With the product feed optimized, we began restructuring the client’s search and shopping structures.

This particular industry has high search volume which makes it easier to gain traffic, but also harder to figure out the specific combination of search queries that drive the highest return.

So because of this, we created separate multiple tiered campaigns segmented by product type—creating different tiers for different product categories. In this case, a lens tier, digital camera tier, video camera tier, film camera tier, etc.

Display Ad Optimizations

Products ads that follow customers around the web might seem annoying on first glance, but in fact, retargeting ads do convert very well and have a great ROI. Why? Because they get customers at the end of the buying cycle (once they’ve already visited the store and looked at products).

People were visiting our client’s store, but they weren’t being remarketed to. The dynamic remarketing feature from Google Shopping enabled us to automatically show ads to people who came to the client’s site without completing a purchase.

Dynamic remarketing makes use of your product feed to determine what products Google displays on its ad network. It can intelligently group different products together based on what’s likely to convert best.

An example of a dynamic retargeting ad:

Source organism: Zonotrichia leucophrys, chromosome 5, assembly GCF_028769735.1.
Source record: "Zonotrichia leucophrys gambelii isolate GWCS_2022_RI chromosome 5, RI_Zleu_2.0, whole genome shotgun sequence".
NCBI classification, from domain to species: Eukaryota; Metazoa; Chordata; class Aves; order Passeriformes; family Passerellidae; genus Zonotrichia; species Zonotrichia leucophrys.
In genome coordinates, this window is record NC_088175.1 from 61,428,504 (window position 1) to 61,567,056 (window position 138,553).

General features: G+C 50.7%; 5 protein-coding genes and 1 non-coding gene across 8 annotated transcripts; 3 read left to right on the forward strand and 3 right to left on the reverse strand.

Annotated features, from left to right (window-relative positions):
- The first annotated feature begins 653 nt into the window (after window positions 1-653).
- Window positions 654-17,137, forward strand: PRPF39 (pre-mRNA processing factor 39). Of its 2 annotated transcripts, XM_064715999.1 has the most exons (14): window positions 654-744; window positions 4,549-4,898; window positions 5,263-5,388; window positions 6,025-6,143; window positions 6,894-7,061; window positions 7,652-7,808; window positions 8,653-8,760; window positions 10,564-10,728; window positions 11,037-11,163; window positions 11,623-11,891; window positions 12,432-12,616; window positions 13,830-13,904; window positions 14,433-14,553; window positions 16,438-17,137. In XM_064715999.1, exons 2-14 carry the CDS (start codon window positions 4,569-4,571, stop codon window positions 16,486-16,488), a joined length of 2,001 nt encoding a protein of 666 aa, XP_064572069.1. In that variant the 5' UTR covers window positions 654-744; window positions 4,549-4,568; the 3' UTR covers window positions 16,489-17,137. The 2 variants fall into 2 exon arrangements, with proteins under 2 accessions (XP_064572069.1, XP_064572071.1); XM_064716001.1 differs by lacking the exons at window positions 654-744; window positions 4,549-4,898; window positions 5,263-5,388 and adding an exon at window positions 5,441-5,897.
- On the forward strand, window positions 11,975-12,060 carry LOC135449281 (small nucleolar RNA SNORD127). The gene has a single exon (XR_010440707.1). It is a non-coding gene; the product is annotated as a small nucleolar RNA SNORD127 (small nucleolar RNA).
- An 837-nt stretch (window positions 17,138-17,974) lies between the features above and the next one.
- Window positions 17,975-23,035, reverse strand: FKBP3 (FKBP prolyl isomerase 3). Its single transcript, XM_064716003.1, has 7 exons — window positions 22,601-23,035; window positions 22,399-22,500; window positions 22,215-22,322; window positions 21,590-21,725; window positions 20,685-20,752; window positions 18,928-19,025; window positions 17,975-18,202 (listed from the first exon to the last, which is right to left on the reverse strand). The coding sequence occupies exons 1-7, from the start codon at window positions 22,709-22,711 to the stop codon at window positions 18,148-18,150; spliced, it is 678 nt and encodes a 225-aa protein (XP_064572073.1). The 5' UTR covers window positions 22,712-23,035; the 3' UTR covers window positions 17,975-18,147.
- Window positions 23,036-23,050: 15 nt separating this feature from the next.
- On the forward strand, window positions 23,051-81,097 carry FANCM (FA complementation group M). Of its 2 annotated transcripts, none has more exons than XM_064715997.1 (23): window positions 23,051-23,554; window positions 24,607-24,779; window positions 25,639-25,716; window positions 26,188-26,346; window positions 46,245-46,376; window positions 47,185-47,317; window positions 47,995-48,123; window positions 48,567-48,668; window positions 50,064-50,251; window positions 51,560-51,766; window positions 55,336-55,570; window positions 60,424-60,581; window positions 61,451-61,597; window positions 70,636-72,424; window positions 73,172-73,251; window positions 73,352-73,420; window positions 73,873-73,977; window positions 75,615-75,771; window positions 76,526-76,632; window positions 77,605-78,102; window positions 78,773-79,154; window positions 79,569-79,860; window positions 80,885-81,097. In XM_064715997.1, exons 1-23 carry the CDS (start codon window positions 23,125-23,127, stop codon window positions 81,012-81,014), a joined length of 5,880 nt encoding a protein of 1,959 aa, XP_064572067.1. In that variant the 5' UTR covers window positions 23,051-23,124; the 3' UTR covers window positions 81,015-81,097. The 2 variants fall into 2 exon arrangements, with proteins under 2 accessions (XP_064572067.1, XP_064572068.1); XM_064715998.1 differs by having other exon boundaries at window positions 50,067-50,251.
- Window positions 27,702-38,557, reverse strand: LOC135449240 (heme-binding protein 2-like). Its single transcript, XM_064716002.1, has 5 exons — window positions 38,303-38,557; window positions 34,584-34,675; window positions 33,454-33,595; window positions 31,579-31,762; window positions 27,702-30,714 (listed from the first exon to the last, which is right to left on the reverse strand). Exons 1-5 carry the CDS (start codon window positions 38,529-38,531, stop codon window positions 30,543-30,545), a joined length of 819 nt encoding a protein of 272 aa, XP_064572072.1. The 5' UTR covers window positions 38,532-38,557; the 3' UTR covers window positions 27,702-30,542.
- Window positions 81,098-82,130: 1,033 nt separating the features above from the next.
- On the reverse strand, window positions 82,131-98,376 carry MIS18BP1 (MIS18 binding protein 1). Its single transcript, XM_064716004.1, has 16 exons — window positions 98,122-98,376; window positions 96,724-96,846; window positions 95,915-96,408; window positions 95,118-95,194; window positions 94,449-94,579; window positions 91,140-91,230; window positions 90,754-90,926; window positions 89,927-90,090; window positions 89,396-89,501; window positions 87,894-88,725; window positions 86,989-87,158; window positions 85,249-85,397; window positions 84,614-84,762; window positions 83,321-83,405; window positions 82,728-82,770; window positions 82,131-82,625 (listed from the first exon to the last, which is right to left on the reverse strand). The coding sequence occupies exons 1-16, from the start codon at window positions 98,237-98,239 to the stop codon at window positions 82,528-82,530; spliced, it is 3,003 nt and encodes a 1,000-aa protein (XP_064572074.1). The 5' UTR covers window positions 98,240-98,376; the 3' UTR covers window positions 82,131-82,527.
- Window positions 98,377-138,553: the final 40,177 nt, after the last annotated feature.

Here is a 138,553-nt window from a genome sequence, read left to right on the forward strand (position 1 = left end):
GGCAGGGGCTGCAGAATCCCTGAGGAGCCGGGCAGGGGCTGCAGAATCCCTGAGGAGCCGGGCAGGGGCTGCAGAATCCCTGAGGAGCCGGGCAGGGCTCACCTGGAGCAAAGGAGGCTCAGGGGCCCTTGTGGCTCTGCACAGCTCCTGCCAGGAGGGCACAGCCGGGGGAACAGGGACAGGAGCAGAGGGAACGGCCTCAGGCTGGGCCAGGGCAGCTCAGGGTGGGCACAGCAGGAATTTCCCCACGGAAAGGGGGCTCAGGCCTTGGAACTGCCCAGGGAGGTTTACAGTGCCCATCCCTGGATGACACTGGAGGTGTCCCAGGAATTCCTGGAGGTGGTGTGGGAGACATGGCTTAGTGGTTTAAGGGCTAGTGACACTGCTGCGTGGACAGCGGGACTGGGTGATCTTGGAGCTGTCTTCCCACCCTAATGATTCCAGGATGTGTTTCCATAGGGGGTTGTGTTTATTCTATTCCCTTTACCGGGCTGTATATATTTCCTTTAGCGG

A dynamic retargeting ad

Using dynamic remarketing is a fairly straightforward strategy to skyrocket eCommerce performance, and we believe it’s a must for any online retailer.

Bing Account Changes

Once we saw what was working in Google, we began transferring the Google Ads changes to attempt replicating their success in Bing Ads.

While Bing has a far lower search engine market share (2.63% as of this article’s writing), we’ve found that what works well in Google Ads can often work in Bing Ads (now called Microsoft Advertising). Why not duplicate the strategies that work in Google to capture shoppers from another search engine?

2. Our Tiered Bidding Strategy: Implementation and Best Practices

When it comes to any PPC campaign, patience and being willing to adjust along the way are important. You’ll determine the highest return queries and adjust your bids to prioritize them as an ongoing process.

In this case, we identified the highest return search queries based on this store’s different product categories, and created a tiered campaign for each category.

Here’s a visual representation of that tiered strategy. The search queries each tier drives are based on negative keywords, and we created multiple tiered campaigns for each product category: